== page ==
Fraternities and sororities: It’s not all about the parties

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Delta Sigma Chi focuses on helping the community through community service and creating a healthy inclusive community between their brothers and sisters. Photo courtesy of Maria Salgado

Stephanie Medina, Reporter

Prior to becoming a pledge educator, Alex Nguyen only went to school to attend classes. University events and clubs were never on his radar.  That all changed when Nguyen joined a fraternity in the fall 2018.  

Likening Greek life to a roller coaster ride, Alpha Phi Omega’s Nguyen said,  “Nothing about Greek life was what I thought it was, and every time I got comfortable with the ride, a complete drop would happen.”

It helped him find a better way to engage with not only himself, but with others around him.

I found myself leaving every service event, every general body meeting, every hangout, asking myself new questions and looking for more answers,” he said. “This connection between the school and me, and me with myself, has helped me grow into not what I thought I should be, but who I allow myself to be, who I will myself to be, who I encourage myself to be, and who I work to be.” 

Fraternities and sororities have been a part of Cal State LA since 1948. Currently, there are 20 different chapters that students can join. Each one has a different focus, ranging from culturally-focused chapters to community service-based ones.

Founded in 1954, Alpha Phi Omega, a co-ed fraternity, focuses on its three pillars: leadership, friendship, and service. The fraternity aims to create a welcoming and supportive atmosphere that helps students grow and understand themselves. They focus on creating a second family on campus, Nguyen said.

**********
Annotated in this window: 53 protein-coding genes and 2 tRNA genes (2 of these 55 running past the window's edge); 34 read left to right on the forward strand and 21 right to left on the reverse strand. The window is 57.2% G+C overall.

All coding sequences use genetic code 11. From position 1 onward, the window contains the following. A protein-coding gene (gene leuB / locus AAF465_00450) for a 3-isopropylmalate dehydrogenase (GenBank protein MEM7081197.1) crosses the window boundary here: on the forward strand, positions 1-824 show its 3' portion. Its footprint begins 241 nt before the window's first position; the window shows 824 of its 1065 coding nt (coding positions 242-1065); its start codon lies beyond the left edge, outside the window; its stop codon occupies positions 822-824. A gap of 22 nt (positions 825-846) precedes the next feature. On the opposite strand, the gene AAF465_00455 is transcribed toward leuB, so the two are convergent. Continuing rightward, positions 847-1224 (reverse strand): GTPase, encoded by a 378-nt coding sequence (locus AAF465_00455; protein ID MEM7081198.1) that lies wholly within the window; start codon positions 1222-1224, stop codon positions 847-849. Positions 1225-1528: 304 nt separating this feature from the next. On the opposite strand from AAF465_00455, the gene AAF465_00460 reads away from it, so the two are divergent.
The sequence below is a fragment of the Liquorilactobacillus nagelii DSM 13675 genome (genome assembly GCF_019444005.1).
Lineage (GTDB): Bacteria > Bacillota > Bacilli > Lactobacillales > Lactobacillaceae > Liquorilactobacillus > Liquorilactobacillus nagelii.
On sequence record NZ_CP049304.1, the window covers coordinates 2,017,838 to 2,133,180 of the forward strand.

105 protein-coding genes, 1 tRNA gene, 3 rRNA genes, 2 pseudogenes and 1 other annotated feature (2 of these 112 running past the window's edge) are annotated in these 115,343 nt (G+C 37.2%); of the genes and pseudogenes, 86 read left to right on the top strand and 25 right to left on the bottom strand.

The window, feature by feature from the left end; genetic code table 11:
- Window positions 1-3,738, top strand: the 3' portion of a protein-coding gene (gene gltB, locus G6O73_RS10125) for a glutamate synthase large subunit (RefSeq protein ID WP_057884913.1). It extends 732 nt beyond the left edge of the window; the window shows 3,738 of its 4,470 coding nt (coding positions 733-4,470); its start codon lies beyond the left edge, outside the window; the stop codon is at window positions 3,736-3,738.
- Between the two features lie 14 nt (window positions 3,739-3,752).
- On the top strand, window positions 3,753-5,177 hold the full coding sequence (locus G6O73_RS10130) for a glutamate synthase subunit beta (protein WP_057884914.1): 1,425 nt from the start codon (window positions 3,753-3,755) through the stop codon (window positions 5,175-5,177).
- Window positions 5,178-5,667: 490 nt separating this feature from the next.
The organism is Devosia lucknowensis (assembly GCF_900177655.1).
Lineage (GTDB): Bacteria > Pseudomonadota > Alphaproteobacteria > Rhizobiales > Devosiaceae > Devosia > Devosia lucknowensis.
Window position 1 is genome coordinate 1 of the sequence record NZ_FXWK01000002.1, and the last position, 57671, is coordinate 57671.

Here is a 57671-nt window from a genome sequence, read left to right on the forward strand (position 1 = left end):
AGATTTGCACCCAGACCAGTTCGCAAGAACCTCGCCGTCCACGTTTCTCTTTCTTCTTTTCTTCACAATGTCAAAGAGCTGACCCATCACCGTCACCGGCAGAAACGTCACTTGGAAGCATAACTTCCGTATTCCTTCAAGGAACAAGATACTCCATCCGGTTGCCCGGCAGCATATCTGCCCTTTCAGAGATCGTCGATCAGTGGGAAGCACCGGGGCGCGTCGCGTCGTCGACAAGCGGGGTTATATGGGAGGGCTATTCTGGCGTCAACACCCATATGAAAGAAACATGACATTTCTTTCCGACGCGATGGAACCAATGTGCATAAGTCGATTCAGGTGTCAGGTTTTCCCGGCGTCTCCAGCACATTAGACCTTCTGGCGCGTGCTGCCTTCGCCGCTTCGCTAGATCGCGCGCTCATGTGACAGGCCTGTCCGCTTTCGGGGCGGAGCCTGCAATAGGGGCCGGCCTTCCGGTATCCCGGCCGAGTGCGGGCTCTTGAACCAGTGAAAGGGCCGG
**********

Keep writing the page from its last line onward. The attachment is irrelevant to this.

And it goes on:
Fraternities and sororities are followed by the stigma of being all about partying . Originally, this made Nguyen wary about joining a chapter. 

For other students like Maria Salgado, president of Delta Sigma Chi, joining was a must. 

Since the moment that I found out about fraternities and sororities in high school, I knew I wanted to be part of one,” said Salgado. “I didn’t really know what they were about, but I saw the lasting friendships and memories that were made, which attracted me to them.” 

 Delta Sigma Chi is a co-ed fraternity founded by Latinxs in 2005. It is a multicultural fraternity that focuses on the idea of helping Latinxs pursue and graduate from college. They help others through community service, creating a healthy and inclusive dynamic between their members and academics, Salgado said. 

Salgado has had a welcoming and inspirational experience so far.

Growing up in an immigrant Latinx household, both her parents would often overwork themselves to help provide a better life for her. Because of this, they did not have the opportunity to pursue a higher education for themselves. Salgado pledged Delta Sigma Chi in the fall of 2020 because it gave her a community to rely on while navigating the difficulties of being a first-generation student. 

“When I took an interest in Delta Sigma Chi and found myself becoming a member, I realized that I finally had people I could rely on, people that would be longtime friends, mentors, and family,” said Salgado.

To join a chapter, one must be a student at Cal State LA. Each chapter has a different joining process based on their governing council and their national and regional offices. Chapters can be contacted directly for more details.

Photo shows members of Alpha Phi Sigma infant of a projector screen in a Cal State LA classroom.
Alpha Phi Sigma focuses on creating a welcoming and supportive atmosphere that fosters the growth of members. Photo courtesy of Alex Nguyen.